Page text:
Iran and Israel Find Common Ground Through Meatless Monday Campaign | New Times Broward-Palm Beach


Iran and Israel Find Common Ground Through Meatless Monday Campaign

Despite their vast foreign policy differences, a Meatless Monday campaign seems to be the only issue Iran and Israel can agree on. That's right, the Middle Eastern country known for kababs and veal is hoping to cut meat out of people's diets one Monday at a time. And Israel, with its Monday campaign founded almost a year ago, is also working to spread the word throughout the Middle East.

Meatless Monday Iran created their Facebook page two weeks ago, and last Monday was their first official Meatless Monday. Currently only 37 people like the page, but we expect that to climb.

See also: Five Reasons to Eat "Mindful Meat" on Mondays Instead

Founded in October 2012, Meatless Monday Israel has over 3,535 likes on Facebook, and according to the Program Development & Research Director for The Monday Campaigns, Morgan Johnson, the two countries have been working closely with Meatless Monday offices in New York to spread the word in the Middle East.

"The concept of Meatless Monday has even proven to be a unifying force for otherwise unlikely allies: Israel and Iran are two of our closest international partners," Johnson explains to Clean Plate Charlie. "Iran in particular demonstrates the positive impact Meatless Monday can have beyond health and environment by using the campaign to reduce feelings of isolation as it connects its population to the global network of Meatless Monday participants."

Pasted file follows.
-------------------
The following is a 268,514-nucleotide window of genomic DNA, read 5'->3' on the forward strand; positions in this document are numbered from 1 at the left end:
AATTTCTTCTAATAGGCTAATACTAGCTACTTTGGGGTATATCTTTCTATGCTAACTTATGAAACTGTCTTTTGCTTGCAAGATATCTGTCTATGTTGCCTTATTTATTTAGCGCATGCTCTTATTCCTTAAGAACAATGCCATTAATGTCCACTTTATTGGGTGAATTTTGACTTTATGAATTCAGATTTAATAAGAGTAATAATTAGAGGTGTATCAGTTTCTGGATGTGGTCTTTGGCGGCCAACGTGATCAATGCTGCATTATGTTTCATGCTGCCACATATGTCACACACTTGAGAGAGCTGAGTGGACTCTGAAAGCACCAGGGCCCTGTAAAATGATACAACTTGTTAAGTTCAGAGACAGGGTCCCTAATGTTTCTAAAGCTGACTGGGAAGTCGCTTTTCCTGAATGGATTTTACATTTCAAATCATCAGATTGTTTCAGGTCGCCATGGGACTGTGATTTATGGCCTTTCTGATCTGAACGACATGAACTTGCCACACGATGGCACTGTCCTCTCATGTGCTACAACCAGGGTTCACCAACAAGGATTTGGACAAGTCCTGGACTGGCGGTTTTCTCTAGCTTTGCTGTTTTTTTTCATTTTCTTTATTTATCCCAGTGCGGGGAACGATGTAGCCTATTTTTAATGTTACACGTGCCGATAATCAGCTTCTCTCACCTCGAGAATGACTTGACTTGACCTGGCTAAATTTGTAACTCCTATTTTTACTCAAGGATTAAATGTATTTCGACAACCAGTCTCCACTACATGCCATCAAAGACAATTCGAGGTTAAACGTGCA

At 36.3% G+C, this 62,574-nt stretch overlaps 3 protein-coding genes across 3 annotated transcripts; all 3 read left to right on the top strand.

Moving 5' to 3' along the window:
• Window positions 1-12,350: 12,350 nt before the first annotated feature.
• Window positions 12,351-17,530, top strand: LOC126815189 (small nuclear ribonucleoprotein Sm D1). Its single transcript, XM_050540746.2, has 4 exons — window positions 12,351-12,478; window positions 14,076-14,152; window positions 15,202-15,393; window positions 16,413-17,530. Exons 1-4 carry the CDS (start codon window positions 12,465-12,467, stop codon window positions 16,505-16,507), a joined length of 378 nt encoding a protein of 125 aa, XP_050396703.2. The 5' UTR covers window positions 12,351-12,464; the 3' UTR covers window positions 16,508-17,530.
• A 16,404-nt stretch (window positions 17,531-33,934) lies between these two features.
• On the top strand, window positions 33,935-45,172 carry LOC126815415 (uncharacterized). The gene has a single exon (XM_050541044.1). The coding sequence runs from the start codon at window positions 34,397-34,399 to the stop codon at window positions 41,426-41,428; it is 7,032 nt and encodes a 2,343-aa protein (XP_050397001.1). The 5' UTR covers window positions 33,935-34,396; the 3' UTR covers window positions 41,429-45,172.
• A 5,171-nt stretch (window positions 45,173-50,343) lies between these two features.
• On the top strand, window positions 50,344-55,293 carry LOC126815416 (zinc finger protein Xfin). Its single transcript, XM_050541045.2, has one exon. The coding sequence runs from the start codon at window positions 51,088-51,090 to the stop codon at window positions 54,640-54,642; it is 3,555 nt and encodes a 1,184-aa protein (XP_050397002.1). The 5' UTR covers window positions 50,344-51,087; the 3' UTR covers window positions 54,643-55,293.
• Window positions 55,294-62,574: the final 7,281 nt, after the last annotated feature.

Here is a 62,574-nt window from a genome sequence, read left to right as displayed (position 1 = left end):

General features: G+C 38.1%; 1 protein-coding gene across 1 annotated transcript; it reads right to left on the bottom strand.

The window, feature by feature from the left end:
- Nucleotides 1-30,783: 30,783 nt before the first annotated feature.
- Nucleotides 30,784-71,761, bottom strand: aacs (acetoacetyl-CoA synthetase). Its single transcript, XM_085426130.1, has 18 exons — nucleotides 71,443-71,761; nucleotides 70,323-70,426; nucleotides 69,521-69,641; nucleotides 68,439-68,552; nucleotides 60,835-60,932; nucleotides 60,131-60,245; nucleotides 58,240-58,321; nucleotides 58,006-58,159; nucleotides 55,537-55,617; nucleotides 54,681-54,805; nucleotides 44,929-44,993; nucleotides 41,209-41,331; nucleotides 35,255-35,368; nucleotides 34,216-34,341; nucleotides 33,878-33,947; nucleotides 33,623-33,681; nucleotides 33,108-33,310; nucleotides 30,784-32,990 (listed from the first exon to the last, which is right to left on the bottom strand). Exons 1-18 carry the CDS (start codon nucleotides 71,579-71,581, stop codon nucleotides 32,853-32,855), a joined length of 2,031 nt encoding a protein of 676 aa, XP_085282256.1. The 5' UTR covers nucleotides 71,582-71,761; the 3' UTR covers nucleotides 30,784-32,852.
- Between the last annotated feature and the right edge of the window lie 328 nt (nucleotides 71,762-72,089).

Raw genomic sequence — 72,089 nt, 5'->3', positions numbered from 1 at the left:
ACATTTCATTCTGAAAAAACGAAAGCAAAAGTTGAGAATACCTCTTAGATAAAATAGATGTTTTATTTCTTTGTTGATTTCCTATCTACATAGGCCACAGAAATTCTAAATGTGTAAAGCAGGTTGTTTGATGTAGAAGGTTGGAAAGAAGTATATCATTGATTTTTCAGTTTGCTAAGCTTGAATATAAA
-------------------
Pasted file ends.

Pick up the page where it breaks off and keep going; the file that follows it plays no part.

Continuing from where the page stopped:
The consumption of meat in Iran has increased 60% since 2005. According to a study conducted by an Iranian University in 2012, there is a tendency towards red meat because of cultural and historical beliefs, as well a lack of food diversity in the region.

Fearing the effects of these increasing meat trends on human health and the environment, the Omega Research Team (ORT) has introduced Meatless Monday to the country. Based in Tehran, ORT is comprised of government and private food and nutrition agencies joining together to reduce meat intake in Iran and the Middle East by 15%.

"The involvement of so many countries and diverse populations in the movement speaks to the universal appeal of Meatless Monday despite our differences in culture and diets," Johnson says. "Our international partners join for many reasons, from a desire to reduce negative health effects of consuming too much meat to wanting to reduce the impact of meat production on our global environments."

With a focus on roasted vegetables and meatless stew, their version of the vegetarian meal plan will vary considerably from that in our neck of the woods, which tends to me more soy-based. There are over 25 countries that have joined the Meatless Monday campaign after it began in America in 2003, proving that vegetarianism isn't limited to Western culture.